(b) From Tra^`n Tha’i Tong, Tra^`n Tha’nh To^ng inherited the tradition but added further his distinct approach. Independently developed, Tra^`n Tha’nh Tong buddhist Thien is now considered as to bear some resemblance to Rinzai Zen (La^m Te^’), one of the five branches of Zen started by the sixth Chinese Cha’n patriarch Hue Neng (Hue^. Na(ng).
Another brilant man in this period was Tue Trung. He was the student of Tieu Dao which was mentioned in “Thien Uyen Tap Anh” as the student of Ung Thuan. Tue Trung inherited the tradition of the Vo Ngon Thong school. His thoughts are contained in “Tue Trung thu+o+.ng si~ ngu+~ lu.c”. Like Thai Tong, his core consisted of sunyata (“kho^ng”) and “vong nhi. kie^’n” (non-duality). He also considered and developed “ta^m va.n pha’p” in which he encouraged people to be blended in life, without contrary to “natural law”.
(2) Tra^`n Nha^n To^ng and Tru’c La^m Thie^`n
Tran Nhan Tong teacher was his uncle, Tue Trung. From Tue Trung, he inherited the Vo Ngon Thong tradition. But Nhan Tong was also a practical man in pursuing the path. He believed that to get “giac ngo” (enlightenment), people had to be “in-life” first, to face challenges, tribulation, endurance in life, to be with people and experiences. Therefore the “outside” life (ddo+`i) and the buddhist life (dda.o), in which a person inner life interacted with the external world, are a continous evolvement without interuption.
He acted naturally with ease and mostly im-promptu without tied to the intention. His mind was clear and expressed calmly verses in response to the nature around him. In a spring morning at the court gathering to pay respect to ancestors, he spontaneously made an evocative poem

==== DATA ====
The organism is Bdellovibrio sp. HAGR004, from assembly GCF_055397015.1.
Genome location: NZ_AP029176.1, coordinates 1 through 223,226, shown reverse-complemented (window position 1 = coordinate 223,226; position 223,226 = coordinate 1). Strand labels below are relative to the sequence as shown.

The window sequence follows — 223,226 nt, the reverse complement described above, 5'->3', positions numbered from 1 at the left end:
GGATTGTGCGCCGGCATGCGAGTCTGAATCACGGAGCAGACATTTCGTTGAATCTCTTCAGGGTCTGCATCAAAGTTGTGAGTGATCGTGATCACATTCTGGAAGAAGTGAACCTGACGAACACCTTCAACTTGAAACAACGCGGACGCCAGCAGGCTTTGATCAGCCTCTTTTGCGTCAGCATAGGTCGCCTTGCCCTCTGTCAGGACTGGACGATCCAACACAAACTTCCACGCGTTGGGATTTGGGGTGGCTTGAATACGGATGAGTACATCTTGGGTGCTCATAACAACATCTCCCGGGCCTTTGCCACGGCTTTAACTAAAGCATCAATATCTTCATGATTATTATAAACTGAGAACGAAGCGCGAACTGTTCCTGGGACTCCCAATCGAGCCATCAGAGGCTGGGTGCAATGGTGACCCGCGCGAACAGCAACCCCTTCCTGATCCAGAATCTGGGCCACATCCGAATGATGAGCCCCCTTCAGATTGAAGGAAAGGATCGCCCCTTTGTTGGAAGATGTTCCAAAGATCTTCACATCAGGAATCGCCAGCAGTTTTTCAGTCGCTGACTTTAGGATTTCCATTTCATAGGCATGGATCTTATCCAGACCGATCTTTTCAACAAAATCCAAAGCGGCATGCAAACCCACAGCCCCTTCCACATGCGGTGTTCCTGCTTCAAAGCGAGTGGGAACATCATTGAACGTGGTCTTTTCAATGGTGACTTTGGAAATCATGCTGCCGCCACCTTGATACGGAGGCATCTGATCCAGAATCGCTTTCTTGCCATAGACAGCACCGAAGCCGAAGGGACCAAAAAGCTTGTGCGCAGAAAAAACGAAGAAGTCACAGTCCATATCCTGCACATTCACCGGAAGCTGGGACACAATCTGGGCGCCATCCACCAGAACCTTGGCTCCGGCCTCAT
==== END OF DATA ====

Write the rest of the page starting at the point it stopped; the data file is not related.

Xua^n Nha^.t ye^’t Chie^u La(ng
Tru+o+ng ve^. thie^n mo^n tu’c
Y quan tha^’t pha^?m tho^ng
Ba.ch dda^`u qua^n si~ ta.i
Va~ng va~ng thuye^’t Nguye^n phong
Nghi ve^. da`n ha`ng ddu?
Qua^`n tha^`n ddu? ma(.t ddo^ng
Li’nh gia` dda^`u to’c ba.c
Nha(‘c nho+? chuye^.n Nguye^n phong
His mind expressed the simple beauty of the relationship between human beings. He found happiness when seeing others happy. He forgot himself and express emotion in seing the white-haired soldiers talking of old memories. This is his typical approach. His approach in buddhist religion is strongly influenced by humanism.
His poetic mind also evoked simple bucolic scenes of Vietnamese countryside as in the poem “Thie^n Tru+o+`ng va~n vo.ng”
Tho^n ha^.u, tho^n tie^`n dda.m tu+. ye^n
Ba’n vo^, ba’n hu+~u ti.ch du+o+ng bie^n
Mu.c ddo^`ng ddi.ch ly’ qui ngu+u ta^.n
Ba.ch lo^. song song phi ha. ddie^`n
Ca?nh chie^`u phu? Thie^n Tru+o+`ng
Tho^n tru+o+’c la`ng sau mo+` chi`m va`o su+o+ng kho’i
Hi`nh nhu+ kho^ng, hi`nh nhu+ co’ khi chie^`u ta`
Theo ddie^.u sa’o cu?a tre? cha(n tra^u, tra^u ve^` he^’t
Co` tra(‘ng ha`ng hai bay sa` xuo^’ng ddo^`ng ruo^.ng
(In “Li.ch su+? tu+ tu+o+?ng Vie^.t Nam”, Nguye^~n Dda(ng Thu.c)
If Thai Tong evoked people to come back to “home” in his sutta then Nhan Tong evoked an image of a man wanting to come back to the root of a simple Viet life in his attitude to life with the people. Tran Nhan Tong was loved by the people as a king and a buddhist monk as witnessed by the reaction of the people after his death at Yen Tu mountain temple.
In his life, he faced crisis during the Mongol invasions and succesfully preserved Dai Viet intact. Even in the time of crises, he had shown his encompassing benevolent character and was above all a humanist. His lasting legacy was his organising skill in the formation of the Truc Lam Zen and laying a systematic structure of monk lines in the sangha. His disciples Pha’p Loa and later Huye^`n Quang carried the work further. They are called the three founders of Truc Lam (“Truc Lam tam to^?”).
In conclusion, we can say that buddhism in the Tran period is the culmination of Vietnamese creativeness in fusing the 3 major elements of philosophical thoughts originated from India and China with strong national characteristic woven into a humanistic view. The framework of “tam dda.o ddo^`ng nguye^n” was solidly laid with buddhism as the central element by Tran Thai Tong and refined further by Tran Nhan Tong of Truc Lam Zen from Yen Tu mountain.
(3) The decline of buddhism and the rise of confucianism
The end of the Tran period also marked the decline of buddhism in the country. It started in the court as learned buddhist monks, scholars lose influence due to the rise of new class of confucian scholars.